Millennials are bringing their own trends to the housing market

Millennials had the housing market uncertain for a while, as they weren’t as quick to purchase homes and start families as their parents’ generation. The millennial viewpoint has largely been to rent because it allows for flexibility to put off having a family and focus on working. With apps and social media, millennials have been able to communicate and interact with one another like no other generation, making them feel more independent and connected to the world at the same time.

However, as the economy improves, mortgage rates remain low and the cost of rent continues to rise, millennials are taking strides to enter the housing market. While this is a wonderful opportunity for them, as well as the market, it is clear they are bringing their own interests and trends along with them. Additionally, these trends and tendencies can’t be ignored, as millennials are also bringing the sheer numbers with them too.

“Millennials are taking strides into the housing market.”

In 2014, millennials made up the largest percentage of homebuyers, according to the 2015 National Association of Realtors and Seller Generational Trends study. The study revealed that the average age of the millennial homebuyer last year was 29 and he or she had an average income of $76,000. Also, a large percentage of millennials were likely to purchase with an unmarried partner, which demonstrates that they don’t consider having a family as the biggest reason for purchasing a house. Instead, the move to build equity in a booming economy and avoid increasing rental costs are at the forefront of millennial thinking.

Increasing rental costs
Renting has been the standard of living for the majority of millennials in recent years, which has caused monthly costs to continuously rise. In fact, Bloomberg highlighted that average rental costs have increased every quarter since 2010, as landlords feel they have more leverage with their asking demands. And this increase has caused millennials to ask the question, “If I am paying this amount every month, shouldn’t I be building equity?”

According to the Zillow Housing Confidence Index released in March, about 5.2 million renters stated intentions to purchase a home this year. Many of these renters are millennials. However, this still brings into question the cost of a down payment. Can millennials afford one? Well, judging by the number of millennials entering the market last year, and the intention that many have about purchasing homes this year, it seems that millennials are taking advantage of low mortgage rates and are successfully purchasing homes.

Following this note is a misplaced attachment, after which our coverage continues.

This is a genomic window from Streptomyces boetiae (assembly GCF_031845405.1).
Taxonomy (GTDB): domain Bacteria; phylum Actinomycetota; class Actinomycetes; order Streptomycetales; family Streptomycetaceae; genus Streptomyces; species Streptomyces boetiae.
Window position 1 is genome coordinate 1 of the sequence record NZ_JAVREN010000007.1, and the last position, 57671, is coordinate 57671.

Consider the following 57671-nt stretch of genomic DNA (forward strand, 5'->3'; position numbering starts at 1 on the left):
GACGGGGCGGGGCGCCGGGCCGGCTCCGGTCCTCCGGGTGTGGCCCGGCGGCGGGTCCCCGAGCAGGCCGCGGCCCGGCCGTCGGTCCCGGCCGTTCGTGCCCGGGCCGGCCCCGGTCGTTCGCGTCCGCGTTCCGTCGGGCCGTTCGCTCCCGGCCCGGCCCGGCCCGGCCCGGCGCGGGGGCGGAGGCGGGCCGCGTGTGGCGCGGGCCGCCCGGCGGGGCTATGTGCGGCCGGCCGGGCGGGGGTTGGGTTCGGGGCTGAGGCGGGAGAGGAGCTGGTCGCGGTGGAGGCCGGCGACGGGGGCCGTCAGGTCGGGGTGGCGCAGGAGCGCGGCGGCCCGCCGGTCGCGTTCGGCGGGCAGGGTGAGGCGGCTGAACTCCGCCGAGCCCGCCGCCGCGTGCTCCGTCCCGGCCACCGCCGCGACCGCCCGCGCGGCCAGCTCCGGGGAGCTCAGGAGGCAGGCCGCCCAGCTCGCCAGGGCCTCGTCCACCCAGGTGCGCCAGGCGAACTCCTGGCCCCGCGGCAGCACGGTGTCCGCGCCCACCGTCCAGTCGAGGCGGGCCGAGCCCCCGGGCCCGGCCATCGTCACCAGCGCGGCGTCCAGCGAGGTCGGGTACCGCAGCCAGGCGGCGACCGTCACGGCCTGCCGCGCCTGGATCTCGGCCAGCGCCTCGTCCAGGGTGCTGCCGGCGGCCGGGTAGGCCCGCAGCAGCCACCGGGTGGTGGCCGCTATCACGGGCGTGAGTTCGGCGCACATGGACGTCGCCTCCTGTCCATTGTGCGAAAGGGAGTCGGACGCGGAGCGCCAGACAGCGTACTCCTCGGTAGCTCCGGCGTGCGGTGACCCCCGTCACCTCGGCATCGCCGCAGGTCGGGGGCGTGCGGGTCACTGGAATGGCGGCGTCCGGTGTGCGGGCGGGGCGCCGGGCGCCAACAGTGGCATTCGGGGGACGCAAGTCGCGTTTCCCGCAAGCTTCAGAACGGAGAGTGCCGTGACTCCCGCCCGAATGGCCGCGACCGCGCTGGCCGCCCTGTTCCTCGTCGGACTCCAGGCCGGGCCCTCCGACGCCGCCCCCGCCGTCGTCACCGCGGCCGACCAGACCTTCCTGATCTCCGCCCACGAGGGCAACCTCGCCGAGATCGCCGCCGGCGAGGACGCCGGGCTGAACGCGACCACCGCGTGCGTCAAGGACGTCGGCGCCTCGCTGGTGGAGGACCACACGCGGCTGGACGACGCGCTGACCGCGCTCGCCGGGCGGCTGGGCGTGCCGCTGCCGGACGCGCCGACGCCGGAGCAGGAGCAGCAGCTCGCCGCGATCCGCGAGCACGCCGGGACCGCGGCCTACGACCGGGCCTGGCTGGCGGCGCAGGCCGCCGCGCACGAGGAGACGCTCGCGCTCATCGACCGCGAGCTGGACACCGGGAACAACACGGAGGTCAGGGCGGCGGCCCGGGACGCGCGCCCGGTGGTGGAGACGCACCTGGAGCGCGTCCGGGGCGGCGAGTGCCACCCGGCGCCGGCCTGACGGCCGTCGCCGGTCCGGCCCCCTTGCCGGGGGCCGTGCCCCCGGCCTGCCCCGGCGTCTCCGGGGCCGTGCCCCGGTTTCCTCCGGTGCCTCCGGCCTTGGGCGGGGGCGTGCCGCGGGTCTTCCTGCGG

But as the millennial generation is unique in its demands, how is the market responding? The answer is that adjusting to millennial intentions is exactly what the market is doing.

Millennials purchasing homes they want
Unlike their parents, millennials aren’t in a hurry to make the move to suburban areas. This younger generation of first-time homebuyers has been renting in urban areas near all the amenities they want, such as work, bars and coffee shops. To many millennials, this environment has been home since graduation, and they plan to keep it this way. Because of that, they are purchasing homes in urban areas, as noted by MarketWatch.

Energy efficiency and nearby amenities are at the top of millennials' lists. Millennials want urban living that is energy efficient.

Likewise, as millennials are putting off having families, they are more interested in smaller homes that provide more flexibility. They want homes that utilize modern technology, such as energy-efficient appliances. While much of this reasoning is to break free of the formality of the older generations and make the space their own, they also are concerned about high utility costs and paying for what they don’t need. Since millennials have been focusing on rent for so long, they are conscientious about necessities, and purchasing smaller homes in urban areas to meet these necessities.

And when it comes to green technologies and modern amenities, millennials are willing to pay more. In fact, The Boston Globe noted 57 percent of millennial homebuyers said modern technology is a good investment in their home, and that they feel it makes the home safer and more enjoyable. Additionally, these technologies are not being limited to one area of the home, such as the kitchen or entertainment room. Millennials want to see updated technology in the garage, laundry room and master bedroom as well. Therefore, new construction is incorporating these trends to cater to the growing generation of home purchasers.

There has been a long-running assumption that millennials don’t want to purchase homes, but this is just not the case. Millennials want to buy homes, they just want to do it their own way. The market has recognized these trends and is adapting to the millennial buyer. And as rent costs keep climbing and more millennials turn to home purchasing, the market is going to continue to grow.

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